(I’ve been informed that it’s not a law to get measured once a year – please scroll this forum to learn more – below is the original article)
So what exactly is this fat tax everyone is talking about from Japan? Is it real? Is it really illegal to be fat in Japan? Well, first off, yes it is real, there is a sort of ‘fat’ tax that is applied for those over a certain BMI/waistline in Japan (85 cm for men and 90 cm for women). But you’ll never see anyone actually arrested for being fat… Fined, absolutely, but not the individual themselves, companies are the ones who take the hit. Japan requires it’s citizens between 40 and 74 years of age to get their BMI/waistlines measured once a year, and if need be seek medical attention and counseling.
The law is actually called (get ready for it):
“Standard Concerning Implementation Special Health Examination
Special Public Health Guidance”
Otherwise known as ‘Metabo’ law, started in 2008 to combat ‘metabolic syndrome” and to curb the country’s overweight population by at least 25% by 2015. So with that said, has it worked? It has actually, it’s dropped the obese rate of Japanese people by 1% since it started. So Japan put out all the stops to help curb any excess fat that they can from society.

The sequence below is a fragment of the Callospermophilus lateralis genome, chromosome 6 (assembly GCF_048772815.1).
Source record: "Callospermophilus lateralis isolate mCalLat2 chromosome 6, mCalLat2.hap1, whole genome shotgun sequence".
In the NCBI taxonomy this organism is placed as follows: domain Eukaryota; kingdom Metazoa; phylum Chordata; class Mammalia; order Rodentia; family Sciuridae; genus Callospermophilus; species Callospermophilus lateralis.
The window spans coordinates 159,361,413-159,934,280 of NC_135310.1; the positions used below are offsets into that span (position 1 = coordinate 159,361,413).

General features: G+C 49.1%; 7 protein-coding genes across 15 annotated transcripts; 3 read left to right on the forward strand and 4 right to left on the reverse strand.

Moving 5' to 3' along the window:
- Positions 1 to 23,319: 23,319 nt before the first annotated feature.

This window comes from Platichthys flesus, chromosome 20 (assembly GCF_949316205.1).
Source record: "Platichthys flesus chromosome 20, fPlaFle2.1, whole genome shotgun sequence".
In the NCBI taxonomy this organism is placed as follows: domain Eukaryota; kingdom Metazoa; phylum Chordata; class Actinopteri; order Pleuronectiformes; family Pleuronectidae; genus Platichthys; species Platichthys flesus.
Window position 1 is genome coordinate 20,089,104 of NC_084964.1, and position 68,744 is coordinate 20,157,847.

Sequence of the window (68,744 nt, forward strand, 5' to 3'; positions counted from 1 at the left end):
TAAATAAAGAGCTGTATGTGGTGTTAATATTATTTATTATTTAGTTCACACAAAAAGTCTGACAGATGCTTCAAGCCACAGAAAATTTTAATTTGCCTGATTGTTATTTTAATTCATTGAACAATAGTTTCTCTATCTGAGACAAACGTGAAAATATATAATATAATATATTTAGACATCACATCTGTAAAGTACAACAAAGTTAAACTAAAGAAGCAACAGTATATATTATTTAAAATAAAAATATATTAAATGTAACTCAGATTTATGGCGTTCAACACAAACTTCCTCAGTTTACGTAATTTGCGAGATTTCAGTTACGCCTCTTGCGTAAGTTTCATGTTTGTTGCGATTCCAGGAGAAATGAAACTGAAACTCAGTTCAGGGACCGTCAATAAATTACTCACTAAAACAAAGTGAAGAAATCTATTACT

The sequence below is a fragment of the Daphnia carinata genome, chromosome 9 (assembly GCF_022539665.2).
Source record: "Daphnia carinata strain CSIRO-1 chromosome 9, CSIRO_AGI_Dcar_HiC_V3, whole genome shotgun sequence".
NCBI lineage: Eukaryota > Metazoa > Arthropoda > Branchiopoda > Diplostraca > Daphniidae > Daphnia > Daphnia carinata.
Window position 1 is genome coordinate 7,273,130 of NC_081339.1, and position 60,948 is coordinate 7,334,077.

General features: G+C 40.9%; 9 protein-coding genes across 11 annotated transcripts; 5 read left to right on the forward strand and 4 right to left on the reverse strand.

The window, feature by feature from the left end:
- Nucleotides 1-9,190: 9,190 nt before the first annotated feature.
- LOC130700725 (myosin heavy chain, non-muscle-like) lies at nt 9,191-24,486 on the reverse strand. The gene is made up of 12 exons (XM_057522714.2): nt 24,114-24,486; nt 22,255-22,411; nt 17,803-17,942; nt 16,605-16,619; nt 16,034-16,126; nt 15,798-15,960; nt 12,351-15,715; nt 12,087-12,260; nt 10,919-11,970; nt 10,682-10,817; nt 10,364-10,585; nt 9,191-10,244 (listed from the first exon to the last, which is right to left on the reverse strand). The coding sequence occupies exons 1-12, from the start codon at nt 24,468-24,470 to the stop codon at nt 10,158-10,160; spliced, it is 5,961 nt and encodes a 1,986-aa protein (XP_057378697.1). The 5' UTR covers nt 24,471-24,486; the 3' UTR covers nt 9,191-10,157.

But already Japan has a few things going for them that Americans simply don’t. First Japanese people already eat a diet full of fish, vegetables and rice, whereas Americans literally are loading up on ultra-processed foods 50% of the time! Second is that Japanese people by default end up having to walk much more then Americans, and are encouraged to do so. Americans simply for the most part do not have the ability to leave their house and walk into a city as many Americans live on the out skirts of cities.
Then third the Japanese now have the Metabo law to help reinforce and help curb what they consider an epidemic of fatness! Americans, have nothing of the sort, and honestly it would be unconstitutional to do so. Instead America would be best to keep teaching individuals how to eat and what to avoid, because half of their food being eaten is absolutely trash.
So what do the stats looks like for overweight people in Japan, and did they really need to implement this law? Well the answer shouldn’t surprise you, but here are some numbers and a few facts regarding overweight people Japan vs America.